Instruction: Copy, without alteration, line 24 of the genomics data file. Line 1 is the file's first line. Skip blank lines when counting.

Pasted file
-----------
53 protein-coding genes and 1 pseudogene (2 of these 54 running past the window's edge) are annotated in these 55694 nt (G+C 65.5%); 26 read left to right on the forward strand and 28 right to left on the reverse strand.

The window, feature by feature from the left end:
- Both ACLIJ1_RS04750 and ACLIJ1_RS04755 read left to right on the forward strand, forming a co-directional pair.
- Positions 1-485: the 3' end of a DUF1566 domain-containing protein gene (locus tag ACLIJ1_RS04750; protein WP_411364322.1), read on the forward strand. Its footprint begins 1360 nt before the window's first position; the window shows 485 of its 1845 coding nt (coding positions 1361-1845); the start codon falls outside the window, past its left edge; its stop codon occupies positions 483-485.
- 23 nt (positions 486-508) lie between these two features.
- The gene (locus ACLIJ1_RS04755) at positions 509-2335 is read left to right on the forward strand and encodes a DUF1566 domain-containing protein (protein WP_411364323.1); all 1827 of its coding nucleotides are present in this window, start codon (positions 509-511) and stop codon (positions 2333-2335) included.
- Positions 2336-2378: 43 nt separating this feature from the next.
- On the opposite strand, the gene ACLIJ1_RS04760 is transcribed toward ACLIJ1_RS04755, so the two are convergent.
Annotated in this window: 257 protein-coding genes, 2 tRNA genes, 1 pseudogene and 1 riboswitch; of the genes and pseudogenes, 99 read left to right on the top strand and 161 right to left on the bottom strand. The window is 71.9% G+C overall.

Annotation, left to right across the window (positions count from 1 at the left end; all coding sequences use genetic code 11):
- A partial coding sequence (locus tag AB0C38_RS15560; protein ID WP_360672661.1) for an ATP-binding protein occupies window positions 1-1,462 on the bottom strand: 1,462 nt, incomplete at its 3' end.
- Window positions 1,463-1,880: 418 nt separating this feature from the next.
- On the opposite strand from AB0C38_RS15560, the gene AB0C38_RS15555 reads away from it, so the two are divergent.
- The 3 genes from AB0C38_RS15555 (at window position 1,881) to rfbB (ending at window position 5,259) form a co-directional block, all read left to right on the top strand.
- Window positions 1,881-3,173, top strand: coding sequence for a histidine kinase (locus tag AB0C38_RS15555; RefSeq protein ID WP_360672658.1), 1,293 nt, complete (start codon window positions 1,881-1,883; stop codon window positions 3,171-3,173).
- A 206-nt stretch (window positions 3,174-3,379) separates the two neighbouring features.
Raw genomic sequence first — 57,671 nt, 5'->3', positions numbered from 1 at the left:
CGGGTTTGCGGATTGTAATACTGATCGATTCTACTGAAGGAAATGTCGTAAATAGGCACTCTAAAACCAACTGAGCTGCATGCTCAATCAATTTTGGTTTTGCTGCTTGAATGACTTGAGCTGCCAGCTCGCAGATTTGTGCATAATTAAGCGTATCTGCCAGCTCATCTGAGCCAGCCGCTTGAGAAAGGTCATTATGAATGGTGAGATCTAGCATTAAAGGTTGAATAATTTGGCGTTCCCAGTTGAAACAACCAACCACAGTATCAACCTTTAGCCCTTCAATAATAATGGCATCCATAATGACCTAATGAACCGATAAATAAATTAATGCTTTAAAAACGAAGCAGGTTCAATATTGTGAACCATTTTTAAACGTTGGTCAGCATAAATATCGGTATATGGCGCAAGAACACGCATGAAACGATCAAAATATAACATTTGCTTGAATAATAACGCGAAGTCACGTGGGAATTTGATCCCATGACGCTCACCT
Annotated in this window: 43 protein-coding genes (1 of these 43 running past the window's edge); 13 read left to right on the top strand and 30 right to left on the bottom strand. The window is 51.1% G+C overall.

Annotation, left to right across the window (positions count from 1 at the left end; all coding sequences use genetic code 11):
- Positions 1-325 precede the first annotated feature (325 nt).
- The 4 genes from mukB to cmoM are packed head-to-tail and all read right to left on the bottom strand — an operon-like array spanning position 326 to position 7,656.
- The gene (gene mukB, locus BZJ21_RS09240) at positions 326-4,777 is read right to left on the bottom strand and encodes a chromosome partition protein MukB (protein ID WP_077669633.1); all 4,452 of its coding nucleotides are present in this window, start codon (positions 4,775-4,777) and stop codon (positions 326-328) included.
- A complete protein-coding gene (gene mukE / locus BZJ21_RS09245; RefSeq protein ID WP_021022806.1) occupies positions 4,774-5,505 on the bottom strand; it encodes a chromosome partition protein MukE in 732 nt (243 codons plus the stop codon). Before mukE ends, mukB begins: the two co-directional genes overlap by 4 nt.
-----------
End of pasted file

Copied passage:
- A complete protein-coding gene (gene mukE / locus BZJ21_RS09245; RefSeq protein ID WP_021022806.1) occupies positions 4,774-5,505 on the bottom strand; it encodes a chromosome partition protein MukE in 732 nt (243 codons plus the stop codon). Before mukE ends, mukB begins: the two co-directional genes overlap by 4 nt.